The Sound of Salzburg
Seven in ten of Salzburg’s residents can read sheet music and play at least one instrument. Music is in their genes and they start to sing scales practically before they can speak. This small city, which looks straight out of a fairy tale, was the birthplace of Mozart, classical music’s great genius. In the mere 35 years that he lived, he composed over 600 works. His presence pervades the whole of Salzburg, a city that’s more than proud of its most illustrious citizen.
The composer and his melodies greet visitors as soon as they land at the Wolfgang Amadeus Mozart Airport. One of his compositions plays every hour in the carillon of the Salzburg Cathedral, where he was baptised. The city honours him with two museums. The first, located at number 9 on the city’s main shopping thoroughfare, Getreidegasse, is the house where he was born on 27 January 1756. It presents the composer’s furniture, personal items, some of his instruments, and even locks of his hair. The other museum is located in his second house, at Makartplatz 8-9, which the Mozart family moved to in 1773.
The Birthplace of ‘Silent Night’
In the city of Oberndorf, 15 kilometres north of Salzburg, Silent Night was composed in 1816. The chapel’s organ broke on Christmas Eve, and in order not to disappoint the churchgoers, the parish priest and the organ player from the neighbouring town composed the Christmas carol and played it on a guitar. Every 24th of December, a choir sings it in several languages.
In St. Peter’s Abbey, at just thirteen years of age, the young Amadeus conducted his first concert. Years later, in the same place of worship, he presented his ‘Mass in C Minor,’ composed to celebrate his engagement to Constanze Weber, who performed as soprano for the occasion. Every 5th December, there is a performance of Mozart’s ‘Requiem’ in the abbey, to commemorate the composer’s death in 1791. Inside St. Peter’s Monastery, where the abbey is located, is one of Europe’s oldest restaurants, Stiftskeller St. Peter. Mozart once sat at one of its tables, and in memory of this, the restaurant offers a weekly dinner featuring dishes typical of that era. Guests are also treated to a concert by musicians dressed in 17th and 18th century clothes.
As a tribute to the composer, the famous Salzburg Music Festival was created in 1920. For six weeks every summer, the entire city turns into a stage, and in theatres, squares, streets and gardens, the most classical of pieces alternate with performances by today’s most innovative artists. Pride of place is given to opera, and international artists perform at the event. These include opera superstar Plácido Domingo, who is a regular. There’s a place, however, for every sort of music and theatre in some corner of the city.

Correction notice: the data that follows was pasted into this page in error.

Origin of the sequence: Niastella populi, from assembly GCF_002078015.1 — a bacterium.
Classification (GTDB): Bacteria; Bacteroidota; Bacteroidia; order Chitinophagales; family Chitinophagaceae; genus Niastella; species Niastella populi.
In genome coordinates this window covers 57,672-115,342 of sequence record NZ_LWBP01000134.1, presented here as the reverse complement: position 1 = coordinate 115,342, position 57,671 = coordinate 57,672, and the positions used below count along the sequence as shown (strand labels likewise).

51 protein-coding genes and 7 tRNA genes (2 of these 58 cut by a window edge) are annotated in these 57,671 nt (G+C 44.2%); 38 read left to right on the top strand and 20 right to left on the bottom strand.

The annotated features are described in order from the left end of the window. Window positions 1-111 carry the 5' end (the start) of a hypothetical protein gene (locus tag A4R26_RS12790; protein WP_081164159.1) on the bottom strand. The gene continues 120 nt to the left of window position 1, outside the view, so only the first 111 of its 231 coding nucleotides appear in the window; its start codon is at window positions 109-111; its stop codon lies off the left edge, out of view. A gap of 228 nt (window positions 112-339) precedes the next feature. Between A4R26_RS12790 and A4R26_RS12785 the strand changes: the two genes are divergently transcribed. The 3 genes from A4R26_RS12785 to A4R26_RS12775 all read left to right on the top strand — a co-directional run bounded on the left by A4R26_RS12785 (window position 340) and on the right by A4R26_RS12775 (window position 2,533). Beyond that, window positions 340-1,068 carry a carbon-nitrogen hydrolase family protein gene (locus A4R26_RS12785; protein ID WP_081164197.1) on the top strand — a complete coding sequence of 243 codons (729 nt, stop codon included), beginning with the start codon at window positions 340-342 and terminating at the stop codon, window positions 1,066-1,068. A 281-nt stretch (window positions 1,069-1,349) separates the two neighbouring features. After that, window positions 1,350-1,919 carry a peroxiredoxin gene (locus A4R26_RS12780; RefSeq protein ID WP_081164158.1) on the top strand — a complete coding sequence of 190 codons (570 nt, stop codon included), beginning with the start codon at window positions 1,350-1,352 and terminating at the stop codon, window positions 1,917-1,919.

A Unique ‘Magic Flute’
Very close to Mirabell Palace, in the Marionette Theatre, the actors are made of wood. On its stage marionettes perform operas, operettas and ballets, including works by Mozart and the songs from The Sound of Music. The theatre can hold an audience of 350, and its sets are famous for their quality and originality.
Salzburg was chosen as the setting for Hollywood’s most famous musical, The Sound of Music. In the film, Julie Andrews and the charming Von Trapp family traipse round the city to the tune of “Doe, a deer, a female deer, Ray, a drop of golden sun…” The song, performed on the staircase of the Mirabell Palace, turned the site into one of the most photographed in Salzburg. For fans of the film, which won five Academy Awards in 1966, there are various tours—by bus, by bike and on foot—which visit the film’s settings as the soundtrack plays. They also visit Leopoldskron Palace, the home of the Von Trapp family in the movie, which has now been converted into a hotel.
Musical chords set the ‘tempo’ in Salzburg. Over the course of the year it hosts 4,000 cultural events, most of which are centred on music, such as Mozart Week, the Easter Festival, the Pentecost Concerts and the Advent Songs. You can attend a concert practically every day of the year in Salzburg. If Amadeus could see it now, he would feel more than proud of his city and its residents.